GVPP 297 TOPICS IN POLITICS AND POLICY (3)

    Exploration of topics in Politics and Policy. The actual topic of the course will appear in the schedule of classes. Prerequisite; Depends on course topic and level of difficulty.

    GVPP 300 AMERICAN POLITICAL INSTITUTIONS (3)

    The role and interrelationship of the federal, state, and local governments in the formulation and implementation of public policy are examined. Major contemporary issues are explored to illustrate the policy making process. The specific policy issues studied vary from semester to semester.

    GVPP 315 PUBLIC POLICY ANALYSIS (3)

    Students will gain afoundation in policy analysis -the process of creating, critically assessing. and communicating information to determine which of various policy alternatives will best achieve agiven goal(s) within the American policy arena. Students will understand the policy process and analysis by: Defining, Assessing, and describing public problems; Identifying policy goals and criteria to assess possible strategies; Crafting appropriate policy options by borrowing, adapting, and creating; Analyzing and predicting the effects of alternative policy options; and Communicating policy advice in written and oral presentations. Prerequisites: None.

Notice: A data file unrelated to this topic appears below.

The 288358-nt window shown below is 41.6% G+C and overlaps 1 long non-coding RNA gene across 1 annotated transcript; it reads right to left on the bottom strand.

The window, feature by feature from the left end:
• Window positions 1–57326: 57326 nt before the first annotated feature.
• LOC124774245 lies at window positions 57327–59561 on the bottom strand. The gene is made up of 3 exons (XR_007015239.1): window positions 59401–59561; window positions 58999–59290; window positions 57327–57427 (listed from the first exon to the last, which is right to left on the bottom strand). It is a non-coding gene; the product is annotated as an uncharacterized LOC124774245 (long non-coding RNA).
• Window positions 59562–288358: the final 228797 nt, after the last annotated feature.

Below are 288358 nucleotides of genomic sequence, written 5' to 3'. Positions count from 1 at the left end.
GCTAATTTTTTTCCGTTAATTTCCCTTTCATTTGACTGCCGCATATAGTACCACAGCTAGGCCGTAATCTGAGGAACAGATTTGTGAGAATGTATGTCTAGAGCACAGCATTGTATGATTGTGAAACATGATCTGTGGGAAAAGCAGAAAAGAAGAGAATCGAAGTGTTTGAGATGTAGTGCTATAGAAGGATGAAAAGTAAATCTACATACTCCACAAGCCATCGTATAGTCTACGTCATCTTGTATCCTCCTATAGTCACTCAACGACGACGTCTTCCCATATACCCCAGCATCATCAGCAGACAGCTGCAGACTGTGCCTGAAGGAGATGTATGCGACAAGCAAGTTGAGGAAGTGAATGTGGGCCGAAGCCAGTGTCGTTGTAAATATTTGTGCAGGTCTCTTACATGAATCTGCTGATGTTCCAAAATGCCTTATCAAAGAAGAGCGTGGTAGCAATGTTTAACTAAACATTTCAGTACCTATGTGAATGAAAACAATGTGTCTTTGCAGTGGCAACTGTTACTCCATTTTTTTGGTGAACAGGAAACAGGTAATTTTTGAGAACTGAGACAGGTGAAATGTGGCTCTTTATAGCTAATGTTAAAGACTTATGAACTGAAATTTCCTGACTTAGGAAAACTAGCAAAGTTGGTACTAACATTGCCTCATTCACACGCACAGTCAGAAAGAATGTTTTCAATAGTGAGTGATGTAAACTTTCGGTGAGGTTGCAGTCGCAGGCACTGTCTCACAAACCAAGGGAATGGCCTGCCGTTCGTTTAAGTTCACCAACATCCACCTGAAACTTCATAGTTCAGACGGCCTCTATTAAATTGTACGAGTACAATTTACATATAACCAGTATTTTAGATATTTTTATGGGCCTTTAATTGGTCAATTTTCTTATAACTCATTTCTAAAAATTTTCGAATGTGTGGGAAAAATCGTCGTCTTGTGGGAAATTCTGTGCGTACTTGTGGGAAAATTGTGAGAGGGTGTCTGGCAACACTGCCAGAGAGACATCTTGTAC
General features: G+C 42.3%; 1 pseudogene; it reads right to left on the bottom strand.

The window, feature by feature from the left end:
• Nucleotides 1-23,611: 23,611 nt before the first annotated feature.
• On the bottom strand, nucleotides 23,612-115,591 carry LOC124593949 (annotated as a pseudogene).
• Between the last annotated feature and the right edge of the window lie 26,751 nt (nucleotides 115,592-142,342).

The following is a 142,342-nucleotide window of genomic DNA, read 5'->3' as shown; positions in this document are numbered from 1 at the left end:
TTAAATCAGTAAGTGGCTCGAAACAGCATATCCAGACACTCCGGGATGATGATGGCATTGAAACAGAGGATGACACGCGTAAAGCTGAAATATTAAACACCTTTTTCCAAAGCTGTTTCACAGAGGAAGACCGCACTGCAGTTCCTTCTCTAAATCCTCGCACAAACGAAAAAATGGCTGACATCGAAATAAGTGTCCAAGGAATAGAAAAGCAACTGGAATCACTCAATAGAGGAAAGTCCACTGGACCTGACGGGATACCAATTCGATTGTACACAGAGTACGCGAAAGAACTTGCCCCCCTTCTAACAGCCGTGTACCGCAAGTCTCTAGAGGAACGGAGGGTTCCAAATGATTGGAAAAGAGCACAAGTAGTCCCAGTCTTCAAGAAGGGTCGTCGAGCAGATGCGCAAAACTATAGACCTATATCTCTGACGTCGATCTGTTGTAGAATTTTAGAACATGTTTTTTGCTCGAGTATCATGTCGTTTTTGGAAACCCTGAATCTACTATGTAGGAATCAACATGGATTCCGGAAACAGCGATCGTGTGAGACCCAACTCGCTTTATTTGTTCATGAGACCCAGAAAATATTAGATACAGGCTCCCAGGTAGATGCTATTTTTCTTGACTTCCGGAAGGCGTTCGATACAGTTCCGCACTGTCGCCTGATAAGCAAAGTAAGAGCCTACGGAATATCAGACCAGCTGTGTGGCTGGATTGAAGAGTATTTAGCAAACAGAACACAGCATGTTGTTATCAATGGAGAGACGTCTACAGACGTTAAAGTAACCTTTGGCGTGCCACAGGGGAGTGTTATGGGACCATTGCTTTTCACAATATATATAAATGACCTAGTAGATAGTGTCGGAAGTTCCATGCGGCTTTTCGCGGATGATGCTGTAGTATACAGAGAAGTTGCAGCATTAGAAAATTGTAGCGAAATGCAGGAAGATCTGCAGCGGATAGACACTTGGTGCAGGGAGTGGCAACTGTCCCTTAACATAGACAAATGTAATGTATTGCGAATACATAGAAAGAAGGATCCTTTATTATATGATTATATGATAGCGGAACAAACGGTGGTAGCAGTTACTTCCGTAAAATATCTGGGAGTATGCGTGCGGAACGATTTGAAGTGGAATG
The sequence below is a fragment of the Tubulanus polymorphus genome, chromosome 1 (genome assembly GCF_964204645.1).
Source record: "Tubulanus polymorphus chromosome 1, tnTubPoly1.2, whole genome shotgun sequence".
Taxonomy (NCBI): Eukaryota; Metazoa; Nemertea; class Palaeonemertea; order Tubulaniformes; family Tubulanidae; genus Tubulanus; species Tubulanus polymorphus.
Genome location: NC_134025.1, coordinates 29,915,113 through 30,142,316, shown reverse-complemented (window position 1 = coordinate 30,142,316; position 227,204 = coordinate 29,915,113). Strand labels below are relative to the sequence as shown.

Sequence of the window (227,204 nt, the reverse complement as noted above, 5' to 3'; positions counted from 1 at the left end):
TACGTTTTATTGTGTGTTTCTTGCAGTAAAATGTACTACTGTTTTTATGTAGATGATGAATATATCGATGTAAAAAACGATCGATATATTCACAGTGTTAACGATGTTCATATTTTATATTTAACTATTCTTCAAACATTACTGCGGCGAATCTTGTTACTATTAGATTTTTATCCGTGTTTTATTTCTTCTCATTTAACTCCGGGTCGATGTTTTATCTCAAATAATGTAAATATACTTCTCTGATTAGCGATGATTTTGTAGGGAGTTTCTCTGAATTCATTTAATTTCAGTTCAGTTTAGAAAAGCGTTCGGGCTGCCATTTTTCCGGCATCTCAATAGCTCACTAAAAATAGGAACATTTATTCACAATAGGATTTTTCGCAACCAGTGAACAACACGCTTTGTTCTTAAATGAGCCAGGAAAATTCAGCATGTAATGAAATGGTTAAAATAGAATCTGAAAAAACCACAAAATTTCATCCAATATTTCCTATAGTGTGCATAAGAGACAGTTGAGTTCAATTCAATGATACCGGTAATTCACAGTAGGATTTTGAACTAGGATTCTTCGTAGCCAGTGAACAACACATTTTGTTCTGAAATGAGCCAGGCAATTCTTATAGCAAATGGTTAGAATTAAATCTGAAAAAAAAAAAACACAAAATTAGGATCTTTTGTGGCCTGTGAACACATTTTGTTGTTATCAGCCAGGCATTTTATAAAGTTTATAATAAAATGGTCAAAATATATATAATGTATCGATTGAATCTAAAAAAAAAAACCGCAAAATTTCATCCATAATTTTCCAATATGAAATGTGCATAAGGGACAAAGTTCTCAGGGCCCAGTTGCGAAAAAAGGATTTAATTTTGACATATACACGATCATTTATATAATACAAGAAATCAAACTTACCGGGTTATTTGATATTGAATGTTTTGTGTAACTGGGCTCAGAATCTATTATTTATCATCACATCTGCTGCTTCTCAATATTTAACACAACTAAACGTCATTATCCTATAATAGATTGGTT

GVPP 320 PUBLIC ADMINISTRATION (3)

    The problems of municipal, state, and federal governments as these relate to organization, budgeting, personnel, welfare, control, reporting, public relations, federal-state-local relations, the city ­government in society, and the division of state and federal powers.